Dr. Simonson is a program professor in the Instructional Technology and Distance Education program with Nova Southeastern University. Here he shares his preferred design approach for a university level 3-credit semester course:

In the traditional university, the 50-minute class session is the building block for courses. Usually, 15 classes are offered for each semester credit, and a 3-credit college course would have 45 class sessions in a 16 week semester. Distance delivered courses often do not have class sessions. It is proposed that the topic be the fundamental building block for instruction. Topics are organized into modules that are further organized into units that are roughly equivalent to a semester/course credit traditionally offered using 15, 50-minute class sessions (Orellana, Hudgins & Simonson, 2009).

When courses are planned, the designer might want to use the Unit, Module, and Topic approach or model (UMT approach), as explained next. Unit, Module, Topic Guideline:

  • Each semester credit = 1 unit
  • Each unit = 3-5 modules
  • Each module = 3-5 topics

A typical three-credit course has 3 units, 12 modules, and 48 topics. Working definitions of unit, module, and topic

are as follows:

  • Unit. A unit is a significant body of knowledge that represents a major subdivision of a course’s content. Often, one unit of a course would represent 4 or 5 weeks of instruction, and would be equivalent to a semester credit. For example, a unit in an educational statistics course might be Descriptive Statistics.
  • Module. A module is a major subdivision of a unit. A module is a distinct and discreet component of a unit. Generally, a unit such as Descriptive Statistics might be divided into three to five major components, such as Statistical Assumptions, Measures of Central Tendency, Measures of Variation, and the Normal Curve. Modules generally are the basis for several class sessions and are covered in about a week of instruction and study in a typical 15 week college semester.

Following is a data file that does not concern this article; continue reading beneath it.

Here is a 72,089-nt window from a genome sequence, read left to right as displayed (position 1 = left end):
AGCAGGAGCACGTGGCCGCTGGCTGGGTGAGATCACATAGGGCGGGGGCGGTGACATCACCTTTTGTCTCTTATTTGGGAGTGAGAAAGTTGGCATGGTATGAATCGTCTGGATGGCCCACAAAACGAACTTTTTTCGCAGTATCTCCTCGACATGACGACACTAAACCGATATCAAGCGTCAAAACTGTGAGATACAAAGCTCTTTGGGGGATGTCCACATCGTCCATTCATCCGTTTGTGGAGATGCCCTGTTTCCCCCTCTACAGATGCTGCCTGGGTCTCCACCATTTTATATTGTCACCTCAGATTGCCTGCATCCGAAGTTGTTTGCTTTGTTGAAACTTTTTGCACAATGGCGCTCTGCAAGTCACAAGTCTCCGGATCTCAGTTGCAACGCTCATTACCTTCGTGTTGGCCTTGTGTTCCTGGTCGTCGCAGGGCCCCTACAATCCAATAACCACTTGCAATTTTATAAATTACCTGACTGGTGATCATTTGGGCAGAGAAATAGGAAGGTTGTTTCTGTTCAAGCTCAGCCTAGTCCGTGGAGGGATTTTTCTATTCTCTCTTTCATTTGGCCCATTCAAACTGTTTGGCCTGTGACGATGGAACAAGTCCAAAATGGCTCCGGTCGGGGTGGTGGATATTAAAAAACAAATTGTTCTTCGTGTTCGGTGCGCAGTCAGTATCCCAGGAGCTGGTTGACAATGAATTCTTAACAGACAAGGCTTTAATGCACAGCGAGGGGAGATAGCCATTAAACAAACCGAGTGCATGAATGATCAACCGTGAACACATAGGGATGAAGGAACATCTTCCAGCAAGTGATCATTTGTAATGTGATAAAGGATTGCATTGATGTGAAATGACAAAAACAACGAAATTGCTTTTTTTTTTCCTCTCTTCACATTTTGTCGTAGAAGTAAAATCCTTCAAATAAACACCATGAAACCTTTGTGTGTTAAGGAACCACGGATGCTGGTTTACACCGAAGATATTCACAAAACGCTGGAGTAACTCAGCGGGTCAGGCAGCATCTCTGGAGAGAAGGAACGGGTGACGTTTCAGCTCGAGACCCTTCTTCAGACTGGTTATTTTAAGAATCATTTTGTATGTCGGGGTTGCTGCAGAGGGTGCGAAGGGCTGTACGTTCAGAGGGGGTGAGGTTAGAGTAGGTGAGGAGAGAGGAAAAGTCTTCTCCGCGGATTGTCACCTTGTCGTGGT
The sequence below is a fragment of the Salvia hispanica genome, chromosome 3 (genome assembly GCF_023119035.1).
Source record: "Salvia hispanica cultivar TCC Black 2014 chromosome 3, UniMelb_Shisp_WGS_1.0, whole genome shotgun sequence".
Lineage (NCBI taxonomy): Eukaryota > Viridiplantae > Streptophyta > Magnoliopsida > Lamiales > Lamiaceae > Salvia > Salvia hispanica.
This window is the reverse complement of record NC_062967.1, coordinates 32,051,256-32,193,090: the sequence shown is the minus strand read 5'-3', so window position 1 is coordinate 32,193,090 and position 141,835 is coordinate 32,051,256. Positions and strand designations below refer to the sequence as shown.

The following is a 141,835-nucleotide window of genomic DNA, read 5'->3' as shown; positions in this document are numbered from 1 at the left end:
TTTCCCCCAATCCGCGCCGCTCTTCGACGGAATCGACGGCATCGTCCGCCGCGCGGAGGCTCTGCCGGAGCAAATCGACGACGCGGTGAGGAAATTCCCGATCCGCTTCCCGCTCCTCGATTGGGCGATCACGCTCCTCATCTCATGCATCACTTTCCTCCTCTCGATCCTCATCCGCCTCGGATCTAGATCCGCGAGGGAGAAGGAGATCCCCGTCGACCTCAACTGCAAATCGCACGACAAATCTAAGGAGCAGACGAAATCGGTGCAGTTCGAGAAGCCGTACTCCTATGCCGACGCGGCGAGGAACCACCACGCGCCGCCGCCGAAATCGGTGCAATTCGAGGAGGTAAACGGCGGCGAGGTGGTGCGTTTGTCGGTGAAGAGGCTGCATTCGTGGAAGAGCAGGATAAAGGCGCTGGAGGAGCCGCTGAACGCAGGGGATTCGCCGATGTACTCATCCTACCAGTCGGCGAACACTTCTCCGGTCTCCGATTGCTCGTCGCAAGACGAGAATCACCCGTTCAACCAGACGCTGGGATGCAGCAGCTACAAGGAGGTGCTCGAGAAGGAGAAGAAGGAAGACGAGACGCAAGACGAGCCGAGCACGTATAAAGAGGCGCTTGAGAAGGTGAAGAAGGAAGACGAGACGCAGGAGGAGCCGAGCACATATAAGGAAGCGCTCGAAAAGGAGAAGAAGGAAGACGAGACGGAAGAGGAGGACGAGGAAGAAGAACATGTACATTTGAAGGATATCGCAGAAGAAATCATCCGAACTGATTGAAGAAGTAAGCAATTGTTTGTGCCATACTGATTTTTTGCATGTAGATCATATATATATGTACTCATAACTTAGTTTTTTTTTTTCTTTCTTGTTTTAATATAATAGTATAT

• Topic. A topic is an important supporting idea that explains, clarifies, or supports a module. A topic would be a lesson or an assignment. Topics in a module on Central Tendency might be Median, Mode, and Mean. These three terms can be used in a variety of ways. Of importance is the idea that topics form modules, modules form units, and units are the main subdivisions of courses.

End-of-Chapter Resources

CRITICAL THINKING

  1. What course product types (videos, handouts, quizzes, learning objects, etc) are best suited to which learning processes (Project based learning, inquiry based learning, etc)? Are some products the best choice for a given learning process?
  2. Take a learning outcome for your course and look at the Bloom’s Taxonomy graphic and table in this chapter. What action verbs are used in your learning outcome? What level of Bloom’s Taxonomy is expected of the students? What types of activities or assessments would suit the learning level?
  3. What learning processes best suit your course? Which products would you choose to use?

CHAPTER TASK

Begin designing one learning unit for your blended or online course. It should contain elements and considerations from each step of the SAM model, which are outlined in the sections of this chapter. There are also key considerations of the planning and design process in the Planning the Perfect Online Course chapter as well.

Those two chapters walks you through the planning and design process.

As you complete this task, keep some of these (though not limited to) important considerations in mind:

  1. Media selection: what tools will best suit the learning outcomes.